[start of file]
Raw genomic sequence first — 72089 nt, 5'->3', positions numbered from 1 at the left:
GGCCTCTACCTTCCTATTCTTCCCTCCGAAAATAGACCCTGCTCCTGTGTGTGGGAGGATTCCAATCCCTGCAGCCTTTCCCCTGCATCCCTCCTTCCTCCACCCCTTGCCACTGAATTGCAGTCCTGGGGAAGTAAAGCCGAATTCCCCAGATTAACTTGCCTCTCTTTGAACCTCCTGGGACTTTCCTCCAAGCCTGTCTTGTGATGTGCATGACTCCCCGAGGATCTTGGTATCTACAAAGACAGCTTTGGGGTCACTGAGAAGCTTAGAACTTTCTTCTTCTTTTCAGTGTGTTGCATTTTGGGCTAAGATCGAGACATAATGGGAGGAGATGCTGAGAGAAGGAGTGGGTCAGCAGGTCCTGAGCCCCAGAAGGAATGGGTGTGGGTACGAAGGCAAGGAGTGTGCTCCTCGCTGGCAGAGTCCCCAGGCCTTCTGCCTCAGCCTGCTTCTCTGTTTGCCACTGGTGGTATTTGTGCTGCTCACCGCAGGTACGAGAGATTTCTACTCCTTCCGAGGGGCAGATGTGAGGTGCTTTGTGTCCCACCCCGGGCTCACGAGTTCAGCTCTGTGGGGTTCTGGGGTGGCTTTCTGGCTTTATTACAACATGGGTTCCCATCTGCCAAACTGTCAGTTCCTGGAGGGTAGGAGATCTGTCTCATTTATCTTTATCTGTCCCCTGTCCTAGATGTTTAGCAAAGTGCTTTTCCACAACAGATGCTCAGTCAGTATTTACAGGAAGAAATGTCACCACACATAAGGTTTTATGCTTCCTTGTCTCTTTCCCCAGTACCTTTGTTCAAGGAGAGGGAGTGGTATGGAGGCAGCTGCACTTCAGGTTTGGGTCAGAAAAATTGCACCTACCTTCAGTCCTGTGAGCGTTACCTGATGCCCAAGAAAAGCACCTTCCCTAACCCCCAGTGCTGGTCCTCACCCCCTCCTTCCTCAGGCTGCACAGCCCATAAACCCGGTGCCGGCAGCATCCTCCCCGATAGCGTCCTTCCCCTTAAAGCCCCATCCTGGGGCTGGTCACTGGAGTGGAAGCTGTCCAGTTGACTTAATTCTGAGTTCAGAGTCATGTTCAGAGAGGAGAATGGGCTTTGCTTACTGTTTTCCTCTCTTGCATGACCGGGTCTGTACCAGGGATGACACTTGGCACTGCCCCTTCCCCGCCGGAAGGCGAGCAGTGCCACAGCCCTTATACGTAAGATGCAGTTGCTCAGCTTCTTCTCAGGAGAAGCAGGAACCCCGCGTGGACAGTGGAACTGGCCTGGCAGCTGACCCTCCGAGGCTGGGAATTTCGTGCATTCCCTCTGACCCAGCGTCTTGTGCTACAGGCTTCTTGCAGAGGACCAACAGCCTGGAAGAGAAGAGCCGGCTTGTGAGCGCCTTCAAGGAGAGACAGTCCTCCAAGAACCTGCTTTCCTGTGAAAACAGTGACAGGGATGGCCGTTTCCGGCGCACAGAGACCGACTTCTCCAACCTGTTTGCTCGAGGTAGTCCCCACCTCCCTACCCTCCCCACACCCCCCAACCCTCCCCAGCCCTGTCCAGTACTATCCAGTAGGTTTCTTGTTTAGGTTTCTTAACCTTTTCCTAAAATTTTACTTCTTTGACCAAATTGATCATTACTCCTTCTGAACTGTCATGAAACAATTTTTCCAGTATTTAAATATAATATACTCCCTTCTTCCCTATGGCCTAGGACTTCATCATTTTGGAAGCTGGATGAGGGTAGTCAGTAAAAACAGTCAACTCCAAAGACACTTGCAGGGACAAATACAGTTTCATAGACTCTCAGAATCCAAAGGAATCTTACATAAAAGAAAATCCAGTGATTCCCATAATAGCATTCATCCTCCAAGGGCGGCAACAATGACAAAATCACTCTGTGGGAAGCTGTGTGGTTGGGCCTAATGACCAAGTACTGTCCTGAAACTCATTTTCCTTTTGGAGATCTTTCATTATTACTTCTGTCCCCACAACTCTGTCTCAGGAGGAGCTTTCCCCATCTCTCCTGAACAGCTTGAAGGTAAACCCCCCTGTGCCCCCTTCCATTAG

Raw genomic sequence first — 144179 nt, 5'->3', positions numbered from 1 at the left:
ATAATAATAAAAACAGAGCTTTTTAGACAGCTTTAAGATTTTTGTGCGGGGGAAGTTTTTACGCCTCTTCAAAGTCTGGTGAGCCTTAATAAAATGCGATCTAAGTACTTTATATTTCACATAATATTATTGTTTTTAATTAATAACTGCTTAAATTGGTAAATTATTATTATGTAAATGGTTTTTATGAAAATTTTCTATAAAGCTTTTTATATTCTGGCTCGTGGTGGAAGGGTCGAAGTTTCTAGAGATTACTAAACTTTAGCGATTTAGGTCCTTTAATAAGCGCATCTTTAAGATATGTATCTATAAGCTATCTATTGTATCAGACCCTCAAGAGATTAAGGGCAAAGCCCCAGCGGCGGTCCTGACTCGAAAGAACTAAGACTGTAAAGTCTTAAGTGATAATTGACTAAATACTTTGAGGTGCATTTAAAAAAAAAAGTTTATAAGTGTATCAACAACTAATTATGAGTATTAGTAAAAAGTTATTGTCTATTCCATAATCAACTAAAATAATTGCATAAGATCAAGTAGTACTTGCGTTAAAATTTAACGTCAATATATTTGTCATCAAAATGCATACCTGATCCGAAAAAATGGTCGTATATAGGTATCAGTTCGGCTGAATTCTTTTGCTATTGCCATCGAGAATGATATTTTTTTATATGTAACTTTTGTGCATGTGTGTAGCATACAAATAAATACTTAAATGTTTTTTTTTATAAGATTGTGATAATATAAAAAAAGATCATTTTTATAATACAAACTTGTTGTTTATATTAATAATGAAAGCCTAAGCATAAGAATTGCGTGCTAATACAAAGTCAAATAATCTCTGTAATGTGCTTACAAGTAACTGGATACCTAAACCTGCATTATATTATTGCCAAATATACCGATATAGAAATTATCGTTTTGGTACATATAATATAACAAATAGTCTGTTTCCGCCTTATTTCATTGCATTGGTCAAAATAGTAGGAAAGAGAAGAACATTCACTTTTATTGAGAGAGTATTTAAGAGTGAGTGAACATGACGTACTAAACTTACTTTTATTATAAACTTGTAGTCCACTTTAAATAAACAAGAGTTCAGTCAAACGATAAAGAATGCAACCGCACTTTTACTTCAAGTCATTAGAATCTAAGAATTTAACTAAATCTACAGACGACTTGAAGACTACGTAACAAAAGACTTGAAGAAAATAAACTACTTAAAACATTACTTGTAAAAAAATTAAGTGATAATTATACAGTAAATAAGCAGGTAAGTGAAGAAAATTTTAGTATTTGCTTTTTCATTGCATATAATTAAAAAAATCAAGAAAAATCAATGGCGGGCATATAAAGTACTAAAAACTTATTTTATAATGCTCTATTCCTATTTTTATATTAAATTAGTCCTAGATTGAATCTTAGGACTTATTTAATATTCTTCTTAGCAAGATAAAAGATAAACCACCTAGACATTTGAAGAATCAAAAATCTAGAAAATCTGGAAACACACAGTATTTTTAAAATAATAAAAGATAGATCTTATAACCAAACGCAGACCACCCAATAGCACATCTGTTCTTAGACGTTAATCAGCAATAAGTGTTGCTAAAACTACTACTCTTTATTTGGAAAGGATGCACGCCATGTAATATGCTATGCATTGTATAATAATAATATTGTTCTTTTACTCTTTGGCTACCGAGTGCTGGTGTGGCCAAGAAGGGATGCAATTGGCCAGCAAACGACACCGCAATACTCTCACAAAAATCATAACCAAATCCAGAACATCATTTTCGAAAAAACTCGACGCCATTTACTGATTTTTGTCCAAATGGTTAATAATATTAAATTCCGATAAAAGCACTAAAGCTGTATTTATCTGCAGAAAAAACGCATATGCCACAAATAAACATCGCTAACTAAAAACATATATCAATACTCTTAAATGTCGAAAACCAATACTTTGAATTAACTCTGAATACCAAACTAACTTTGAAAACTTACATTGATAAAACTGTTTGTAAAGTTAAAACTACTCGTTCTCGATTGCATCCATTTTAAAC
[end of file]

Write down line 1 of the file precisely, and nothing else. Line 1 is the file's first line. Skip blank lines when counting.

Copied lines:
Raw genomic sequence first — 72089 nt, 5'->3', positions numbered from 1 at the left: